Observations of the physical structure and seasonal jet-like circulation of the Celtic Sea and St. George's Channel of the Irish Sea
Brown, J., Carrillo, L., Fernand, L., Horsburgh, K.J., Hill, A.E., Young, E.F. and Medler, K.J. (2003) Observations of the physical structure and seasonal jet-like circulation of the Celtic Sea and St. George's Channel of the Irish Sea. Continental Shelf Research, 23, (6), 533-561. (doi:10.1016/S0278-4343(03)00008-6).
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During July–September 1998 a comprehensive survey was undertaken of the Celtic Sea and St. George's Channel of the Irish Sea in order to resolve the three-dimensional density field and circulation. Towed undulating CTD data revealed that isolated below the seasonal thermocline was a dense (cold and saline) pool flanked by strong near-bed density gradients. The trajectories of 23 satellite-tracked Argos drifters demonstrated the existence of a cyclonic (anti-clockwise) circulation pattern. This was in accord with persistent and narrow (ca. 20 km) cores of cyclonic flow (dense water to the left) as revealed by geostrophic current estimates and moored acoustic Doppler current profiler data, with velocities >0.1 m s−1 and exceeding 0.3 m s−1 in St. George's Channel.
The results are consistent with a seasonal baroclinic circulation that advects saline Atlantic water through the south and west of the region to St. George's Channel. Westward flow across St. George's Channel is directed south into the Celtic Sea and west along the Irish coast. The southward flow, an artefact of the baroclinic circulation, often appears in infrared satellite imagery as a meander in the Celtic Sea front. At the southward extension a secondary clockwise circulation is formed (diameter40 km) before water joins westward flow. Fresher water of coastal origin, present in the northern Celtic Sea in late spring, is advected westward by the summer circulation. The advent of summer thermal stratification and associated flow fields reduces exchange between the Celtic and Irish Seas.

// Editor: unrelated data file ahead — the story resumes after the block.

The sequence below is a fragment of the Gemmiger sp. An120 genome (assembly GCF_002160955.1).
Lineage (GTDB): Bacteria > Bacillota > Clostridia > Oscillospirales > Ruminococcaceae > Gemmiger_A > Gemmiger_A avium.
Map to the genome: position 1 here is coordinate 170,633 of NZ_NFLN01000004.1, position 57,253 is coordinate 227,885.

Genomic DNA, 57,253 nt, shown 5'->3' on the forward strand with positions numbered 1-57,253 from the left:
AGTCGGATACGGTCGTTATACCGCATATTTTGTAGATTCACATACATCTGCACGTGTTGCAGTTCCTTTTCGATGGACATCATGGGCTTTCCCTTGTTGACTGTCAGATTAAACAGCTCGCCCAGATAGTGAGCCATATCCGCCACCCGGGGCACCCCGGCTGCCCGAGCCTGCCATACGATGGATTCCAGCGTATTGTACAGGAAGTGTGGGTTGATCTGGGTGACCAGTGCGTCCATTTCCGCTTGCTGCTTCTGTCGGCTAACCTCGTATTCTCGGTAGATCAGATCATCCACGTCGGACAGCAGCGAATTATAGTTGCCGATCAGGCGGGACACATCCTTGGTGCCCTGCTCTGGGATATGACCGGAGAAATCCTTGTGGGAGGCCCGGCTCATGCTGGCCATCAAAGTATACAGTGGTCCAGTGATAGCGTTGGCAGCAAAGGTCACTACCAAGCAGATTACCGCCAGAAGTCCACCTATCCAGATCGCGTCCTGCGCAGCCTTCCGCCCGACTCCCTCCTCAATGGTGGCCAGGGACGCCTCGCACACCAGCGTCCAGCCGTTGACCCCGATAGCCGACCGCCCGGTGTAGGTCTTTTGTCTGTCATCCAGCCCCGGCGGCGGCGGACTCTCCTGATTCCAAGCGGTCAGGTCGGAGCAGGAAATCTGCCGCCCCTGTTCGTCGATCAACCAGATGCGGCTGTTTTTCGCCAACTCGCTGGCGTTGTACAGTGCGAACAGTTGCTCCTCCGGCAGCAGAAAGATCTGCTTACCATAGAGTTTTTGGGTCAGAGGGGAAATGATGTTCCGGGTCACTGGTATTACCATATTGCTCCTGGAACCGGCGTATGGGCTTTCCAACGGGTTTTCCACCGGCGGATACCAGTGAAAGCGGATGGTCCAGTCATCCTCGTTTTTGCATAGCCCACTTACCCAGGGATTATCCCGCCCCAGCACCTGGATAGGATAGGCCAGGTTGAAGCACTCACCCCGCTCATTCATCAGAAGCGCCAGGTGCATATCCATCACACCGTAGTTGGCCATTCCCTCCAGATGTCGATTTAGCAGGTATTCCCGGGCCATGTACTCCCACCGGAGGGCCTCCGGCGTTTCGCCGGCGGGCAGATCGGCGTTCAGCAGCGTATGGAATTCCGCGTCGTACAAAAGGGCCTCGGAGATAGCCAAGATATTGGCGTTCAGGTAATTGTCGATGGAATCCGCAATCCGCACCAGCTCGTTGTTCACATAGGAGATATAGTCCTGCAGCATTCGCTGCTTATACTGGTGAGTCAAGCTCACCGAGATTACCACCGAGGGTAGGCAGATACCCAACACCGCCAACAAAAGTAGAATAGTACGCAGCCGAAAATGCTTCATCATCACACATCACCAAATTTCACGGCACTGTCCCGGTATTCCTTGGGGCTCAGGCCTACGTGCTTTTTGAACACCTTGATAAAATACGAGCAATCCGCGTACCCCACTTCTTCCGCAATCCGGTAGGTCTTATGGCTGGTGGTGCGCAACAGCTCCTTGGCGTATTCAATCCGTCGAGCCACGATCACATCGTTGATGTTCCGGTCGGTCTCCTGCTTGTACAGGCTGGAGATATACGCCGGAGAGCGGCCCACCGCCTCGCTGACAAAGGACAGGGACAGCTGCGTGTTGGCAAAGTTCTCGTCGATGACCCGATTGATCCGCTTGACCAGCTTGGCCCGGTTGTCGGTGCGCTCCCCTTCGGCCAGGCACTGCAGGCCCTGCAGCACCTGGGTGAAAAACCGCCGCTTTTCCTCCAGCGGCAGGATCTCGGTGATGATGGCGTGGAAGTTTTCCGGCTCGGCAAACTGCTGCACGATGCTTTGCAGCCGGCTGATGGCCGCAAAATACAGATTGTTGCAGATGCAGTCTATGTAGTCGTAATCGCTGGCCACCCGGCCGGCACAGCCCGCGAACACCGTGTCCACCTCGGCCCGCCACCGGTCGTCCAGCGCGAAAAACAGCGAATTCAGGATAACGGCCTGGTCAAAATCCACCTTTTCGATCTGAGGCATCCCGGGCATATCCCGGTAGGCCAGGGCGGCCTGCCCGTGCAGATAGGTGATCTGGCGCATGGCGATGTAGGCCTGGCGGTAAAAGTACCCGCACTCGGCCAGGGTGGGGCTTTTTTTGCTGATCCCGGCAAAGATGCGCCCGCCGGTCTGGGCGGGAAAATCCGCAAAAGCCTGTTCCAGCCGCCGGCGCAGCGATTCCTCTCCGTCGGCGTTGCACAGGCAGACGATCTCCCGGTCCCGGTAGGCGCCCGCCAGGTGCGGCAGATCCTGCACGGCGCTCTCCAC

The understanding provided by such datasets such as those described here provides the necessary basis for environmental management and knowledge of the pathways for contaminants, the dynamics of nutrients and an understanding of the movement of larvae and juvenile fish. It also provides a template against which to test the prognostic capabilities of present and emerging baroclinic numerical models.
|Keywords:||jet, density driven, baroclinic circulation, drifters, satellite observations, contaminant advection|
|Subjects:||G Geography. Anthropology. Recreation > GC Oceanography|
|Divisions:||University Structure - Pre August 2011 > School of Ocean & Earth Science (SOC/SOES)
University Structure - Pre August 2011 > National Oceanography Centre (NERC)
|Date Deposited:||04 Jul 2007|
|Last Modified:||01 Jun 2011 14:28|
|Contributors:||Brown, J. (Author)
Carrillo, L. (Author)
Fernand, L. (Author)
Horsburgh, K.J. (Author)
Hill, A.E. (Author)
Young, E.F. (Author)
Medler, K.J. (Author)
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